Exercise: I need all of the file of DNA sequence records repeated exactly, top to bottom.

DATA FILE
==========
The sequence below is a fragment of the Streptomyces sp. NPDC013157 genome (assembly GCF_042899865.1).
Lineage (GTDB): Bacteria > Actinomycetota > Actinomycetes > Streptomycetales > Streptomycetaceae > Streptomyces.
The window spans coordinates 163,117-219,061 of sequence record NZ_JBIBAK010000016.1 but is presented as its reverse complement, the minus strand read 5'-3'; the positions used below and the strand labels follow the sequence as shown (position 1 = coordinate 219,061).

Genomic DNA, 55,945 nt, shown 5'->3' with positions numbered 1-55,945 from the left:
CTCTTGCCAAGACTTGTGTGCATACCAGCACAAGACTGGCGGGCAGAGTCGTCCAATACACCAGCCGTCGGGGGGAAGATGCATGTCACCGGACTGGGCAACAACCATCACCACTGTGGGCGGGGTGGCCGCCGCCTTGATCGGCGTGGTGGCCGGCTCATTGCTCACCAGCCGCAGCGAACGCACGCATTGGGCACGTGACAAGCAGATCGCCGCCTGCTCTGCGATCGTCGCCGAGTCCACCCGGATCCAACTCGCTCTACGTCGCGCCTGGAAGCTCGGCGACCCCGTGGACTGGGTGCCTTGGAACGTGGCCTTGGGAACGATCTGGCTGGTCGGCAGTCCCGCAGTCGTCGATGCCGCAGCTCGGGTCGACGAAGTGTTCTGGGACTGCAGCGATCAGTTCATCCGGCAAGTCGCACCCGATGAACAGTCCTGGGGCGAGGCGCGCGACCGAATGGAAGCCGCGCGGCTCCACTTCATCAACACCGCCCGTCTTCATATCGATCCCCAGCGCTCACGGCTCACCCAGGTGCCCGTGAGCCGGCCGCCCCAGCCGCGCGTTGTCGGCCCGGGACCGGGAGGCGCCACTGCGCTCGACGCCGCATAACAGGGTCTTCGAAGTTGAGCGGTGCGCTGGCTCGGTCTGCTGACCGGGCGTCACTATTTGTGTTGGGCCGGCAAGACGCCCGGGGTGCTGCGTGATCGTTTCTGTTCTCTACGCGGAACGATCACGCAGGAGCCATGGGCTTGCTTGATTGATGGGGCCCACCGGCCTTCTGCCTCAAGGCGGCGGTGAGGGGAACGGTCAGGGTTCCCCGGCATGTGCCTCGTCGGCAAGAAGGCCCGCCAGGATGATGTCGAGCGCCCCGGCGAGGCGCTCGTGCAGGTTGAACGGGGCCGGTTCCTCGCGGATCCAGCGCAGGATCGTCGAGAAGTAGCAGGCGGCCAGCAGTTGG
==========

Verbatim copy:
The sequence below is a fragment of the Streptomyces sp. NPDC013157 genome (assembly GCF_042899865.1).
Lineage (GTDB): Bacteria > Actinomycetota > Actinomycetes > Streptomycetales > Streptomycetaceae > Streptomyces.
The window spans coordinates 163,117-219,061 of sequence record NZ_JBIBAK010000016.1 but is presented as its reverse complement, the minus strand read 5'-3'; the positions used below and the strand labels follow the sequence as shown (position 1 = coordinate 219,061).

Genomic DNA, 55,945 nt, shown 5'->3' with positions numbered 1-55,945 from the left:
CTCTTGCCAAGACTTGTGTGCATACCAGCACAAGACTGGCGGGCAGAGTCGTCCAATACACCAGCCGTCGGGGGGAAGATGCATGTCACCGGACTGGGCAACAACCATCACCACTGTGGGCGGGGTGGCCGCCGCCTTGATCGGCGTGGTGGCCGGCTCATTGCTCACCAGCCGCAGCGAACGCACGCATTGGGCACGTGACAAGCAGATCGCCGCCTGCTCTGCGATCGTCGCCGAGTCCACCCGGATCCAACTCGCTCTACGTCGCGCCTGGAAGCTCGGCGACCCCGTGGACTGGGTGCCTTGGAACGTGGCCTTGGGAACGATCTGGCTGGTCGGCAGTCCCGCAGTCGTCGATGCCGCAGCTCGGGTCGACGAAGTGTTCTGGGACTGCAGCGATCAGTTCATCCGGCAAGTCGCACCCGATGAACAGTCCTGGGGCGAGGCGCGCGACCGAATGGAAGCCGCGCGGCTCCACTTCATCAACACCGCCCGTCTTCATATCGATCCCCAGCGCTCACGGCTCACCCAGGTGCCCGTGAGCCGGCCGCCCCAGCCGCGCGTTGTCGGCCCGGGACCGGGAGGCGCCACTGCGCTCGACGCCGCATAACAGGGTCTTCGAAGTTGAGCGGTGCGCTGGCTCGGTCTGCTGACCGGGCGTCACTATTTGTGTTGGGCCGGCAAGACGCCCGGGGTGCTGCGTGATCGTTTCTGTTCTCTACGCGGAACGATCACGCAGGAGCCATGGGCTTGCTTGATTGATGGGGCCCACCGGCCTTCTGCCTCAAGGCGGCGGTGAGGGGAACGGTCAGGGTTCCCCGGCATGTGCCTCGTCGGCAAGAAGGCCCGCCAGGATGATGTCGAGCGCCCCGGCGAGGCGCTCGTGCAGGTTGAACGGGGCCGGTTCCTCGCGGATCCAGCGCAGGATCGTCGAGAAGTAGCAGGCGGCCAGCAGTTGG